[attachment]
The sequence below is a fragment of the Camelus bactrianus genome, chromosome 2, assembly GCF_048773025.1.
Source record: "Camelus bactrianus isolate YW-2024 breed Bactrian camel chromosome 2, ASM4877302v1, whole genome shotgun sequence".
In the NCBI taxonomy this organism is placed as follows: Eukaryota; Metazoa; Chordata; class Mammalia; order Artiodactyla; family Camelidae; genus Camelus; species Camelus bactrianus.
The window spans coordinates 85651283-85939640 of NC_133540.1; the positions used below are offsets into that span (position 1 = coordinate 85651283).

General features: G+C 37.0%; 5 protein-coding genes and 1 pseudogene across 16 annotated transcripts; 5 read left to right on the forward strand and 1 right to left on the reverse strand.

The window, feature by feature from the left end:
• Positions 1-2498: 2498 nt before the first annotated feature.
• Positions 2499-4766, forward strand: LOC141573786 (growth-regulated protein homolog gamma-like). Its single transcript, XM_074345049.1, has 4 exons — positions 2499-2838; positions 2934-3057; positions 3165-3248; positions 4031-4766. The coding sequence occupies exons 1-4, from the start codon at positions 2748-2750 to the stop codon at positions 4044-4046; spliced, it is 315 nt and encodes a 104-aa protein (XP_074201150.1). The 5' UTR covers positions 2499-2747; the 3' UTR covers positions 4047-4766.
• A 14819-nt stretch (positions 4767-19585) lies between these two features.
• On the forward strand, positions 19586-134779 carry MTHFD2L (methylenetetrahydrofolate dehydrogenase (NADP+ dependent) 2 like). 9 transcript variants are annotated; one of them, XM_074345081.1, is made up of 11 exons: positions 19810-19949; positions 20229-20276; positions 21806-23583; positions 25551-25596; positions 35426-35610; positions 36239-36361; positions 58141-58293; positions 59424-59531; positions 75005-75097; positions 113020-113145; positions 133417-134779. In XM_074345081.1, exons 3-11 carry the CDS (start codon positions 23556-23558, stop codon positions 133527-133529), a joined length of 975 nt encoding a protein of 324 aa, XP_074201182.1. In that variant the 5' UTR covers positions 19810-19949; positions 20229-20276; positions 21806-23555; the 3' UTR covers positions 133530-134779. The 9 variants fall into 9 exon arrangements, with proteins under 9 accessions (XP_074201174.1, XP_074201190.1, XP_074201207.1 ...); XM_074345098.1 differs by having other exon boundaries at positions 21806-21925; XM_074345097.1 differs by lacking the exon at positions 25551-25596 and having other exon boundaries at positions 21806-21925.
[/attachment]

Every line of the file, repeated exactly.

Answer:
The sequence below is a fragment of the Camelus bactrianus genome, chromosome 2, assembly GCF_048773025.1.
Source record: "Camelus bactrianus isolate YW-2024 breed Bactrian camel chromosome 2, ASM4877302v1, whole genome shotgun sequence".
In the NCBI taxonomy this organism is placed as follows: Eukaryota; Metazoa; Chordata; class Mammalia; order Artiodactyla; family Camelidae; genus Camelus; species Camelus bactrianus.
The window spans coordinates 85651283-85939640 of NC_133540.1; the positions used below are offsets into that span (position 1 = coordinate 85651283).

General features: G+C 37.0%; 5 protein-coding genes and 1 pseudogene across 16 annotated transcripts; 5 read left to right on the forward strand and 1 right to left on the reverse strand.

The window, feature by feature from the left end:
• Positions 1-2498: 2498 nt before the first annotated feature.
• Positions 2499-4766, forward strand: LOC141573786 (growth-regulated protein homolog gamma-like). Its single transcript, XM_074345049.1, has 4 exons — positions 2499-2838; positions 2934-3057; positions 3165-3248; positions 4031-4766. The coding sequence occupies exons 1-4, from the start codon at positions 2748-2750 to the stop codon at positions 4044-4046; spliced, it is 315 nt and encodes a 104-aa protein (XP_074201150.1). The 5' UTR covers positions 2499-2747; the 3' UTR covers positions 4047-4766.
• A 14819-nt stretch (positions 4767-19585) lies between these two features.
• On the forward strand, positions 19586-134779 carry MTHFD2L (methylenetetrahydrofolate dehydrogenase (NADP+ dependent) 2 like). 9 transcript variants are annotated; one of them, XM_074345081.1, is made up of 11 exons: positions 19810-19949; positions 20229-20276; positions 21806-23583; positions 25551-25596; positions 35426-35610; positions 36239-36361; positions 58141-58293; positions 59424-59531; positions 75005-75097; positions 113020-113145; positions 133417-134779. In XM_074345081.1, exons 3-11 carry the CDS (start codon positions 23556-23558, stop codon positions 133527-133529), a joined length of 975 nt encoding a protein of 324 aa, XP_074201182.1. In that variant the 5' UTR covers positions 19810-19949; positions 20229-20276; positions 21806-23555; the 3' UTR covers positions 133530-134779. The 9 variants fall into 9 exon arrangements, with proteins under 9 accessions (XP_074201174.1, XP_074201190.1, XP_074201207.1 ...); XM_074345098.1 differs by having other exon boundaries at positions 21806-21925; XM_074345097.1 differs by lacking the exon at positions 25551-25596 and having other exon boundaries at positions 21806-21925.